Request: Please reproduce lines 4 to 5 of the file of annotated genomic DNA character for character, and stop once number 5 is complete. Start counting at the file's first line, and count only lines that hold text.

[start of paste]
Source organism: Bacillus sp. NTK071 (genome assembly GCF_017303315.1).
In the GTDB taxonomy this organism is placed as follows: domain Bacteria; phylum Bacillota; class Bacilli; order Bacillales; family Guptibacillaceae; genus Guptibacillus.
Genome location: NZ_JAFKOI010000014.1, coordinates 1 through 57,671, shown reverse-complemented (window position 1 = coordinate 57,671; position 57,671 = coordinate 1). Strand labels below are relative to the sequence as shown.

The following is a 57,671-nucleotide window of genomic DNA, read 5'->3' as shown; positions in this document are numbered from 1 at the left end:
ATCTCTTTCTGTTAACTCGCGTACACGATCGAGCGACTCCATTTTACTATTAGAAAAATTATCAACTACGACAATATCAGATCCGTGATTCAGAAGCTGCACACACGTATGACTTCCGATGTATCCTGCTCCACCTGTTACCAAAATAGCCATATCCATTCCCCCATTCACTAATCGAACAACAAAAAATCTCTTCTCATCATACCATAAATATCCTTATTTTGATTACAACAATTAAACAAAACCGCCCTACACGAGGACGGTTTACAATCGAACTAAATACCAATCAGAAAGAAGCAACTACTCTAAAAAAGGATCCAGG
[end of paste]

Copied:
The following is a 57,671-nucleotide window of genomic DNA, read 5'->3' as shown; positions in this document are numbered from 1 at the left end:
ATCTCTTTCTGTTAACTCGCGTACACGATCGAGCGACTCCATTTTACTATTAGAAAAATTATCAACTACGACAATATCAGATCCGTGATTCAGAAGCTGCACACACGTATGACTTCCGATGTATCCTGCTCCACCTGTTACCAAAATAGCCATATCCATTCCCCCATTCACTAATCGAACAACAAAAAATCTCTTCTCATCATACCATAAATATCCTTATTTTGATTACAACAATTAAACAAAACCGCCCTACACGAGGACGGTTTACAATCGAACTAAATACCAATCAGAAAGAAGCAACTACTCTAAAAAAGGATCCAGG